I realized recently that my novel doesn’t smell right, by which I mean it doesn’t have enough smells.
The setting of my book is London, 1813–a time of a particular…er…olfactory ripeness when horses pooped in the streets, people rarely bathed or had clean teeth and everyone tossed their body wastes into the gutter.
In other words, if my dream were to suddenly come true and I was instantly tele-ported back in time to London of 1813–let’s say, in the crush of an Almack’s ball scene in high summer, for instance–I would probably take one whiff and pass out from the shock of it. My delicate modern day nose wouldn’t be able to handle all of that body odor!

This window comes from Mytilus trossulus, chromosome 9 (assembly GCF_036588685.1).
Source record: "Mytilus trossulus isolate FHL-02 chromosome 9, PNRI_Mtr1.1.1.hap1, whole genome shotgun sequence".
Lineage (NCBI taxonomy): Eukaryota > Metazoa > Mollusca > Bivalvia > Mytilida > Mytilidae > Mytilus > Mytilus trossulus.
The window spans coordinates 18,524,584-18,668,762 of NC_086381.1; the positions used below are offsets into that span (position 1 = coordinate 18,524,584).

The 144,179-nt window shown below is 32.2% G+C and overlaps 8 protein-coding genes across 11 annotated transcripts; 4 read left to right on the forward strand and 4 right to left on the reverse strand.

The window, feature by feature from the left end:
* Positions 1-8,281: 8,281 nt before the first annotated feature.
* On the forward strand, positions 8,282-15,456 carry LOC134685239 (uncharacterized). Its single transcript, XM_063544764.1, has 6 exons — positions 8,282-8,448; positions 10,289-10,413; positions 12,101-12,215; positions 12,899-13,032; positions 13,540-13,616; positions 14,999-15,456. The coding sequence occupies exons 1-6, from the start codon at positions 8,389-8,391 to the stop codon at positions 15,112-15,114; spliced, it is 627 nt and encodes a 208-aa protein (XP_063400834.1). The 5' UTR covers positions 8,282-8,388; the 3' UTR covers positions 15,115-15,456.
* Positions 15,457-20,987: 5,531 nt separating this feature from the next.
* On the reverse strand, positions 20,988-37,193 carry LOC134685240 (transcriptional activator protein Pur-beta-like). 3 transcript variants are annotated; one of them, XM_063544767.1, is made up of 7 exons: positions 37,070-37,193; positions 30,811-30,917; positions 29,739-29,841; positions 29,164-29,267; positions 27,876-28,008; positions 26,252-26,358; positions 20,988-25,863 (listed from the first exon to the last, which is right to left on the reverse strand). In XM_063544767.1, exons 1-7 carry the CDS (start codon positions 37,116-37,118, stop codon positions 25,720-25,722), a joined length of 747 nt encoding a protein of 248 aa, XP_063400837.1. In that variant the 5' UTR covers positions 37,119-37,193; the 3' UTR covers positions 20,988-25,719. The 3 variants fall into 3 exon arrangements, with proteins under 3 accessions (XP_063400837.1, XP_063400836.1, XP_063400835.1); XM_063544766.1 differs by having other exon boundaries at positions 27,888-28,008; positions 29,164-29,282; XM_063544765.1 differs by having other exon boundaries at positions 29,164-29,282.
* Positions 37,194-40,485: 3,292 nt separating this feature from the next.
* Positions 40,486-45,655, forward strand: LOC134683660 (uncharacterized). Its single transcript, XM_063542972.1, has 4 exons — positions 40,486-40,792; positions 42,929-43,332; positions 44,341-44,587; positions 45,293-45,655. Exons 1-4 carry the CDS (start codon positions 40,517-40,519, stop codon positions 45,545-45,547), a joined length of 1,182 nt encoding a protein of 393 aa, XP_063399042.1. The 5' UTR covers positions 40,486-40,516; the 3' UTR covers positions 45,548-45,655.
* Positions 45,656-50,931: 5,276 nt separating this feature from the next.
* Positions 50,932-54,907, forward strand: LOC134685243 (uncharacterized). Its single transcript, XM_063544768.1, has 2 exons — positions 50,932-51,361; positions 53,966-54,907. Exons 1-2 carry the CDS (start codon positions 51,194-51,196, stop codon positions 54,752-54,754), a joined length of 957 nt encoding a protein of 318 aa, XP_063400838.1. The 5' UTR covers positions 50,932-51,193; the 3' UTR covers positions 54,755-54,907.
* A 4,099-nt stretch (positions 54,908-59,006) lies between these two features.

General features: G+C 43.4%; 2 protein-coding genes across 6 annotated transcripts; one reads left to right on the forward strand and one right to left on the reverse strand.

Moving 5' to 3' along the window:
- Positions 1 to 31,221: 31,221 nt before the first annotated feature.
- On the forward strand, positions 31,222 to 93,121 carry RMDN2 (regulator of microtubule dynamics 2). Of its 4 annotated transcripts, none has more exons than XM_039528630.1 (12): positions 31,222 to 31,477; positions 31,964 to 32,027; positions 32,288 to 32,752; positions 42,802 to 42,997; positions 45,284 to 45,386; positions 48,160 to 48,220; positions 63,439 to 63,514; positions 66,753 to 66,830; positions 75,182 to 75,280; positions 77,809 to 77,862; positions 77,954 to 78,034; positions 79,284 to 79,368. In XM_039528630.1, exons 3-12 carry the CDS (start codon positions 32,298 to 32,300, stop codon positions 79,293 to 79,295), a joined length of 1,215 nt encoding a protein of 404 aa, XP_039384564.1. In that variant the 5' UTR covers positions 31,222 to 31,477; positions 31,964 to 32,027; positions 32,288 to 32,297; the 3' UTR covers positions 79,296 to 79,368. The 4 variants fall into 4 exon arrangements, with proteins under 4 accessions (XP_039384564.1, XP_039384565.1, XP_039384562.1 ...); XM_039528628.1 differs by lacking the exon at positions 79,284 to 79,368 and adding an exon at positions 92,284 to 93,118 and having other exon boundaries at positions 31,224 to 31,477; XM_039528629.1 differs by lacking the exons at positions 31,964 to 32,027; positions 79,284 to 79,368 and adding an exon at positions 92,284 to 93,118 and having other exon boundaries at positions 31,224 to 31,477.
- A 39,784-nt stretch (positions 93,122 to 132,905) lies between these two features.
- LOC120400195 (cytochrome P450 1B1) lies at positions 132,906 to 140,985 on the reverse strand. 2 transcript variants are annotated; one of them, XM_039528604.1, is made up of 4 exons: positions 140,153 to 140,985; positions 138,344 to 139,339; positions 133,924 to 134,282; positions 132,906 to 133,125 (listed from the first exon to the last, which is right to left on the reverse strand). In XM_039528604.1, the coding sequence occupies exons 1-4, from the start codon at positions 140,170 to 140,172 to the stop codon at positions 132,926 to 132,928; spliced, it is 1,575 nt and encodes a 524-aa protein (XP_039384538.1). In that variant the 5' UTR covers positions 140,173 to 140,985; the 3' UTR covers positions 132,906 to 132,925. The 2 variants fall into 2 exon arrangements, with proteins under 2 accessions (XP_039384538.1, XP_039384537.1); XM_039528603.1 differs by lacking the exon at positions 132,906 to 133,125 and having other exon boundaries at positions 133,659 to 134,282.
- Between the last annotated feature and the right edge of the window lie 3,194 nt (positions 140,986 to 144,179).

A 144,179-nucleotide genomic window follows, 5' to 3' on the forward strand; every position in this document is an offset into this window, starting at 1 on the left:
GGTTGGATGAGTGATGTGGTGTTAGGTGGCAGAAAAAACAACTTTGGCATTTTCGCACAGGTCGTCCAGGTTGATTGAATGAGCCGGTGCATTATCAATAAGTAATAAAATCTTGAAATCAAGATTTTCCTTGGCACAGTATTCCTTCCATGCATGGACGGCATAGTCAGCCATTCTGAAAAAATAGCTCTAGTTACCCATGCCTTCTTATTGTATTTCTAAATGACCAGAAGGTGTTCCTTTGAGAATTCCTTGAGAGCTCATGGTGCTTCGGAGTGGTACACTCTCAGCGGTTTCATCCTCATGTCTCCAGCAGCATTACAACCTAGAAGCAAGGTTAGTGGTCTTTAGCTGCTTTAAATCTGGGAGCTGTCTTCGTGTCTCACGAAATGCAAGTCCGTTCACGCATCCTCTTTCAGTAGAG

Eau de London 1813. Ew, indeed.
Smells, however, can make a place come alive. Scent is a very powerful body sense, linked to taste. If I say ‘lemon’ your mouth can curdle. If I say ‘coal smoke’, my nose can feel that acrid burn. Bringing these essences to the setting enrich it, make it believable, livable, alive.
I’ve decided my novel isn’t smelly enough.